★ ★ ★ ★ ★
When Dymocks says 5-7 days, they actually mean 7, at the earliest. I lost count of how many days or years I waited for Vampire Academy. Though I can confidently say I feel much older and wiser having gone through such hardship. I read Bloodlines by Richelle Mead first – which is actually the spin off series to Vampire Academy. I didn’t realise at the time, but when I did realise – on the first page of Bloodlines, it was already too late to turn back.
While some of Mead’s writing style is similar it pleases me immensely that she has such a different set of protagonists. Rose Hathaway is spunky and sassy and swears and sluts around. She fears no man. Really. She rarely seems to be afraid in the novel, which is what I think is missing from her character – a little more ability to be human. There were some scenes where she was getting beaten up and the way Mead told it was so passive and la de da that I wondered if perhaps she hadn’t quite grasped the calamity of the situation. Maybe I was reading it too fast.
That’s another thing. I finished this bad boy way too quickly. The story was fast paced the whole way through, which when combined with my overwhelming desire to read all the things made for an eventful evening but didn’t last me more than a night. Not to say the story was bad – it wasn’t – obvi I gave it five stars. Though in this first novel you can really tell that Mead’s style has matured when she wrote Bloodlines. I think I will see her progress as I get further into the Vampire Academy series.
The first thing that hit me when I read it was how angry the book fans must have been when they saw the movie. So many things the movie did was so tacky and inserted in for stupidity’s sake. But my goodness they did get one thing right – the bitchiness of St. Vladimir’s. I felt like I was right back at high school. The strangest thing was, with most
high school stories, the protagonist has an adult view of things. Rose and her companions are actual teenagers. They plot ways to get back at people, they spread rumours and conduct evil social experiments. So many times, authors ignore the faults in their protagonists – teenage faults. I think perhaps that they don’t remember what high school was like, or they want to believe that they weren’t that way. Mead remembers. It pleases me beyond belief that she has the characters acting their age in many scenarios.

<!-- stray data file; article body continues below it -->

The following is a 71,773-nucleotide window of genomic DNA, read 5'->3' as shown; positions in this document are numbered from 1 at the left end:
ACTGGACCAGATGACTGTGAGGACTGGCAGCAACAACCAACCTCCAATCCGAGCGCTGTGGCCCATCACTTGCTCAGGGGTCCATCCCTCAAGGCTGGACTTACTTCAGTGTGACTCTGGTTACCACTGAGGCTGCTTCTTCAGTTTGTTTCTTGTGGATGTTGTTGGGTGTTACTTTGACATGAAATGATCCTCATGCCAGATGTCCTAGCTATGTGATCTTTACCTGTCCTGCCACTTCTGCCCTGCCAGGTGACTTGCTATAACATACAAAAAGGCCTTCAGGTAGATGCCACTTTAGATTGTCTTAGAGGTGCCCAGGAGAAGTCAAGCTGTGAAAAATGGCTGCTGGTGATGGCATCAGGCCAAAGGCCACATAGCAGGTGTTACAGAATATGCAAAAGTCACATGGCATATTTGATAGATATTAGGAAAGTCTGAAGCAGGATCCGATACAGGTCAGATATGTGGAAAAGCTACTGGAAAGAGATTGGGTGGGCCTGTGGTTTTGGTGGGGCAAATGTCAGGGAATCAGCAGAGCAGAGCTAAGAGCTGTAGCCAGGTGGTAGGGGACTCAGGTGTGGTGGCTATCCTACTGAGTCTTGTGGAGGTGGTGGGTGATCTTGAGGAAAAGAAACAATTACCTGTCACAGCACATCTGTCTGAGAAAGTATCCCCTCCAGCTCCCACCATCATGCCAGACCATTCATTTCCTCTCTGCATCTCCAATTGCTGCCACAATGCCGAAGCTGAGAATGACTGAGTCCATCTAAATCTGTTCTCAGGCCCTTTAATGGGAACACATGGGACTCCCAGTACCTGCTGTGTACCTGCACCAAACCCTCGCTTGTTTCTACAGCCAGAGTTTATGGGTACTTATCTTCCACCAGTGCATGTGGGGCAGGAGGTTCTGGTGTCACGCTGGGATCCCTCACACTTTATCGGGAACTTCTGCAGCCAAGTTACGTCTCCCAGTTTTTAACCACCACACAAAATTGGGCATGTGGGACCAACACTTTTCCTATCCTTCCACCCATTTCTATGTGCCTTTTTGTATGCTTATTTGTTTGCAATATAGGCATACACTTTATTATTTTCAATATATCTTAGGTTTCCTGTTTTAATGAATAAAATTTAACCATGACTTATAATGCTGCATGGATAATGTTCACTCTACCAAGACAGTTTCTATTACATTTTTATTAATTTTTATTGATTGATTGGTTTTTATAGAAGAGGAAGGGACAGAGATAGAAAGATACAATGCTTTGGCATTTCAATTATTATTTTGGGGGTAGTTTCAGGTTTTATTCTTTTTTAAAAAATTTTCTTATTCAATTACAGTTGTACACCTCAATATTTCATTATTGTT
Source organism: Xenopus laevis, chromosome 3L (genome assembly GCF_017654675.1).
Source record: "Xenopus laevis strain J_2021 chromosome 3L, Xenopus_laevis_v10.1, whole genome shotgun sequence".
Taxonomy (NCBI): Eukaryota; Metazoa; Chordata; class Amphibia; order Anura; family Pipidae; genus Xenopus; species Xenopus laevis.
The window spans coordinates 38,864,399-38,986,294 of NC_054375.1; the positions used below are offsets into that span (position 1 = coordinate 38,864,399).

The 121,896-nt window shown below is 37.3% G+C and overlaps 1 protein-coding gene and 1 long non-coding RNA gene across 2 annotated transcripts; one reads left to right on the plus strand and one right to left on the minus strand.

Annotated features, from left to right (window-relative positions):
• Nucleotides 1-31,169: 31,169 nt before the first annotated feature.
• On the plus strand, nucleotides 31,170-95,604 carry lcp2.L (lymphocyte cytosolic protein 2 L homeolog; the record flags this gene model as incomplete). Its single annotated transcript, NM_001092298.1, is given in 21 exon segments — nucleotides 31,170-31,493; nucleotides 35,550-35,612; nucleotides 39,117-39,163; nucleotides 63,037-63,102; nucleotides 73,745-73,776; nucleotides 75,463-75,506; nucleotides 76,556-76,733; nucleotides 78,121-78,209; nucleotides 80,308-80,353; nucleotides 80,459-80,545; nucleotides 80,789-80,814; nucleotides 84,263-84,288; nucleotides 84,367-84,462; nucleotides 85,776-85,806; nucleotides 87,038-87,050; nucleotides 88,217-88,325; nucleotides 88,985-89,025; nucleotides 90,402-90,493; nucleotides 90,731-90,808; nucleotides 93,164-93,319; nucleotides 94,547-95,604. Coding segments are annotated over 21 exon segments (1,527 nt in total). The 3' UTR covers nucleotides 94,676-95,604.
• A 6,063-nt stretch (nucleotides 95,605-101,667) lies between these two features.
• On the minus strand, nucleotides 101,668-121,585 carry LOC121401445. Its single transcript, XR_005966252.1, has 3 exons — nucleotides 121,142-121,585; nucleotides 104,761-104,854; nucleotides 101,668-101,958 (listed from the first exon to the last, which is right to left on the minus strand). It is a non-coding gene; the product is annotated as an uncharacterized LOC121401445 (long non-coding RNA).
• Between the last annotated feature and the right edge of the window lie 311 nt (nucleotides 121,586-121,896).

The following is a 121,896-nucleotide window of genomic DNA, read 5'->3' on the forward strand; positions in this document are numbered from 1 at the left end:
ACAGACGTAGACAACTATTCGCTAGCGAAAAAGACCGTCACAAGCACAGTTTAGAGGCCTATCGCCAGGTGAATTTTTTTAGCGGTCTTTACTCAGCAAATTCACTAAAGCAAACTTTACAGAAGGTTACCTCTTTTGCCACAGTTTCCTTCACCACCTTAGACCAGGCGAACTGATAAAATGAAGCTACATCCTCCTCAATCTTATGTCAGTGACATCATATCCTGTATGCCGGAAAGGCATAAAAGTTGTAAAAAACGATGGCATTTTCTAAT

“Yeah, but did you know that her parents are practically custodians for the Drozdovs?”
The hand on my leg stopped. I’d exaggerated, but he was a sucker for gossip-and notorious for spreading it.
“Yeah. Scrubbing floors and stuff like that.”
I could see the wheels turning in his dark blue eyes and had to hide a smile. The seed was planted.
(p.117, Rose and Jesse)
The darkness that is enveloping Vasilisa (great name) is completely underwhelmed in this book. Rose has a habit of describing the dark moods in a way that reminds me of smoke settling through her body. Which is a great image though doesn’t fully grasp the intensity or hopelessness of it all quite the way it does for Adrian (another spirit user) when I read Bloodlines. I wonder if anyone else had these issues when reading the books. My guess is no, because they read them in the correct order.
Besides the faults that I found in the writing style, as ever, Mead’s imagination more than makes up for it. I know that she will have already improved by the time I settle into Frostbite – it’s laying inches away from me, waiting for the exact second I post this. And I’m a writing fury right now. Must get this out while I remember!
★ ★ ★ ★ ★